ONCE more this Autumn-earth is ripe,
by Arthur Henry Adams
Parturient of another type.
While with the Past old nations merge
His foot is on the Future’s verge.
They watch him, as they huddle, pent,
Striding a spacious continent,
Above the level desert’s marge
Looming in his aloofness large.
No flower with fragile sweetness graced—
A lank weed wrestling with the waste;
Pallid of face and gaunt of limb,
The sweetness withered out of him;
Sombre, indomitable, wan,
The juices dried, the glad youth gone.
A little weary from his birth,
His laugh the spectre of a mirth,
Bitter beneath a bitter sky,
To Nature he has no reply.
Wanton, perhaps, and cruel. Yes,
Is not his sun more merciless?
So drab and neutral is his day,
He finds a splendour in the grey,
And from his life’s monotony
He draws a dreary melody.
When earth so poor a banquet makes
His pleasures at a gulp he takes;
The feast is his to the last crumb:
Drink while he can…the drought will come.
His heart a sudden tropic flower,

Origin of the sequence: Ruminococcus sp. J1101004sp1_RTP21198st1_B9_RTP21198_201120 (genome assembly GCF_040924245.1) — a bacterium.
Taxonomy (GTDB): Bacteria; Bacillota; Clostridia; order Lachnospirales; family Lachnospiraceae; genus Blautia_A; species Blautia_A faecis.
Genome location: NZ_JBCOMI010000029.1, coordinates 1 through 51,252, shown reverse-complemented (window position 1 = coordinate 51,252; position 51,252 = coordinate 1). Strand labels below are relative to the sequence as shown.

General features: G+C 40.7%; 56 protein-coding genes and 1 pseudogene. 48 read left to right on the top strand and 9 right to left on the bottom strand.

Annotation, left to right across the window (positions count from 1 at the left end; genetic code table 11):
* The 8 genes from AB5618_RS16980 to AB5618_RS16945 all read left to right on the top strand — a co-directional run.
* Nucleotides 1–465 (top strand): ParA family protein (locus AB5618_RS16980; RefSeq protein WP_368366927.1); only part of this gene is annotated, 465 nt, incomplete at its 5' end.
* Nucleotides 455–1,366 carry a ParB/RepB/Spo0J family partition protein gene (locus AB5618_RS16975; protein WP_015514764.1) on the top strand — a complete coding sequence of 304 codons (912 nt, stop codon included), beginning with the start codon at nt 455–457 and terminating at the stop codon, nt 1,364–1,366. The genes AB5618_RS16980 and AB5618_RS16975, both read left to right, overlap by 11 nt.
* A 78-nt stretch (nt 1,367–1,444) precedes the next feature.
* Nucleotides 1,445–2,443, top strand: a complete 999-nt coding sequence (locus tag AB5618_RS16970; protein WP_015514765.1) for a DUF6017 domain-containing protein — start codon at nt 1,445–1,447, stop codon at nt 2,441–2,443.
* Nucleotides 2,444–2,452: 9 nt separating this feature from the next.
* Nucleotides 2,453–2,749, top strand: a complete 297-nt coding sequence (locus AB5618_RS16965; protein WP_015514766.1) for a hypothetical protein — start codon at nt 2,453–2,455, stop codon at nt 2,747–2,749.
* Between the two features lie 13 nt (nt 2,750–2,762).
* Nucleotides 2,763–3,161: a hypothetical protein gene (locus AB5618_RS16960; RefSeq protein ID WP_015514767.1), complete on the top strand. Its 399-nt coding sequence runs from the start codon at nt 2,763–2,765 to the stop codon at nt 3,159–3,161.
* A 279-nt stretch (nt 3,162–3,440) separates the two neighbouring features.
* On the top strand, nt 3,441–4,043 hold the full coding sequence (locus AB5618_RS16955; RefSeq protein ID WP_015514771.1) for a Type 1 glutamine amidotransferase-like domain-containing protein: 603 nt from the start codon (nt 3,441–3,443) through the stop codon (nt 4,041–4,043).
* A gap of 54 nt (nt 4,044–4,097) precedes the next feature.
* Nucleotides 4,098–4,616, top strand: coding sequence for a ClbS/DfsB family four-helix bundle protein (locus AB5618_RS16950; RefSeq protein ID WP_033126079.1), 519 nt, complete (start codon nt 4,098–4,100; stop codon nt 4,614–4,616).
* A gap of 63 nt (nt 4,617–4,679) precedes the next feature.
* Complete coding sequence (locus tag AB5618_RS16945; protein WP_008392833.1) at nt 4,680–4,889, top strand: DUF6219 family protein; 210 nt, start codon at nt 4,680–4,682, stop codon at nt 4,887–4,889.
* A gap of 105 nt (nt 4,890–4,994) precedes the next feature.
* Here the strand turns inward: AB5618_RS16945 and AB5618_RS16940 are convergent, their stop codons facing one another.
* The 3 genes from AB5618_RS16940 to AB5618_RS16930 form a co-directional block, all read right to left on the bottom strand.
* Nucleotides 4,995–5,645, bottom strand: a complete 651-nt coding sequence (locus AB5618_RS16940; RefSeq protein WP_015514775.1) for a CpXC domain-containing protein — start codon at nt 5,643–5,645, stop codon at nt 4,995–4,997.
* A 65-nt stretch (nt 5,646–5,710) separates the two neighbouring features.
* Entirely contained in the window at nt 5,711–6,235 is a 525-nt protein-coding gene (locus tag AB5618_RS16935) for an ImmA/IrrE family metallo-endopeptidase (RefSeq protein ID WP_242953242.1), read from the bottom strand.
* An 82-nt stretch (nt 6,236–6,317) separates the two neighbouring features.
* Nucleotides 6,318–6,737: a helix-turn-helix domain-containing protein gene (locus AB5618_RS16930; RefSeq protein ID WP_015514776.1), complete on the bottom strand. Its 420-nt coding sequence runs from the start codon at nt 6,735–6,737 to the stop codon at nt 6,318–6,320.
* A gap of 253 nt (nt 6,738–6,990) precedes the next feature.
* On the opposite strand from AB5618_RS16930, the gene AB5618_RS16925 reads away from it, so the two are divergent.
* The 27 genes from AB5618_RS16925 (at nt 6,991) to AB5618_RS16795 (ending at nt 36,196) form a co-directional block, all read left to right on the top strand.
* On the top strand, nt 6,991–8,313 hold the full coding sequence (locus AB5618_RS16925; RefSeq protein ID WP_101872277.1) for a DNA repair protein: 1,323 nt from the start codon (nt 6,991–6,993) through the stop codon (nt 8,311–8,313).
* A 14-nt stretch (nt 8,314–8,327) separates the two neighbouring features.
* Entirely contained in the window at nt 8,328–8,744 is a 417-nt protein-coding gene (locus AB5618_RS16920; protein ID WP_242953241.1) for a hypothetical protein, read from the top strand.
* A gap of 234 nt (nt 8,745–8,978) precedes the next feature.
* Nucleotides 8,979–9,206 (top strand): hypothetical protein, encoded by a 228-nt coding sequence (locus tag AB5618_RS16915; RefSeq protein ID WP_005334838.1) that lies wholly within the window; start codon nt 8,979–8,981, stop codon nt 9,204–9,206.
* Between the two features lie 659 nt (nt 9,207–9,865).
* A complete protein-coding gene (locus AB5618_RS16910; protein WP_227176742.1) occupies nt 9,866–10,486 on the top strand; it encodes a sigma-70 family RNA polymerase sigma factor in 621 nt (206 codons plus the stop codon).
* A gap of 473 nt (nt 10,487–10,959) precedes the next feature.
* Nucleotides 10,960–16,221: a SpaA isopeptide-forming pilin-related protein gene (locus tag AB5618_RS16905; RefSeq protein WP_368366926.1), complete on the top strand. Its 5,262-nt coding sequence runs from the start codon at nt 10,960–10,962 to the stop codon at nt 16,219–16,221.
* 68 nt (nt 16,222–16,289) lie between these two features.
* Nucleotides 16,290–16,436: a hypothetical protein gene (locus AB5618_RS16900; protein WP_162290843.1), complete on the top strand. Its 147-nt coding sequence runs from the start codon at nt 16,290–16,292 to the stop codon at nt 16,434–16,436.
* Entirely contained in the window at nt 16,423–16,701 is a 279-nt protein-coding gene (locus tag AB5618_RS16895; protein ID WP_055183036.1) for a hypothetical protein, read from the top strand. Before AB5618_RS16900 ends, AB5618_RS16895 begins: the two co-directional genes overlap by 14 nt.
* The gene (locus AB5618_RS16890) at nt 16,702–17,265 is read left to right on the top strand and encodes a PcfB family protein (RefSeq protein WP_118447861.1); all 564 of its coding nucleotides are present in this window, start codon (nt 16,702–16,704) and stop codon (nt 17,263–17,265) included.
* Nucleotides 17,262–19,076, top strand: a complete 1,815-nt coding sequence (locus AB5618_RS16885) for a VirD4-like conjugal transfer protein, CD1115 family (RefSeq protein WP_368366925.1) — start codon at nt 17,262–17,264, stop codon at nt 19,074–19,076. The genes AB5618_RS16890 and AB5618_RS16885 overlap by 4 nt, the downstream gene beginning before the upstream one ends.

He loves and loathes within an hour.
Yet you who by the pools abide,
Judge not the man who swerves aside;
He sees beyond your hazy fears;
He roads the desert of the years;
Rearing his cities in the sand,
He builds where even God has banned;
With green a continent he crowns,
And stars a wilderness with towns;
With paths the distances he snares;
His gyves of steel the great plain wears.
A child who takes a world for toy,
To build a nation or destroy,
His childish features frozen stern,
His manhood’s task he has to learn—
From feeble tribes to federate
One white and peace-encompassed State.
But if there be no goal to reach?…
The track lies open, dawns beseech!
Enough that he lay down his load
A little farther on the road.
So, toward undreamt-of destinies
He slouches down the centuries.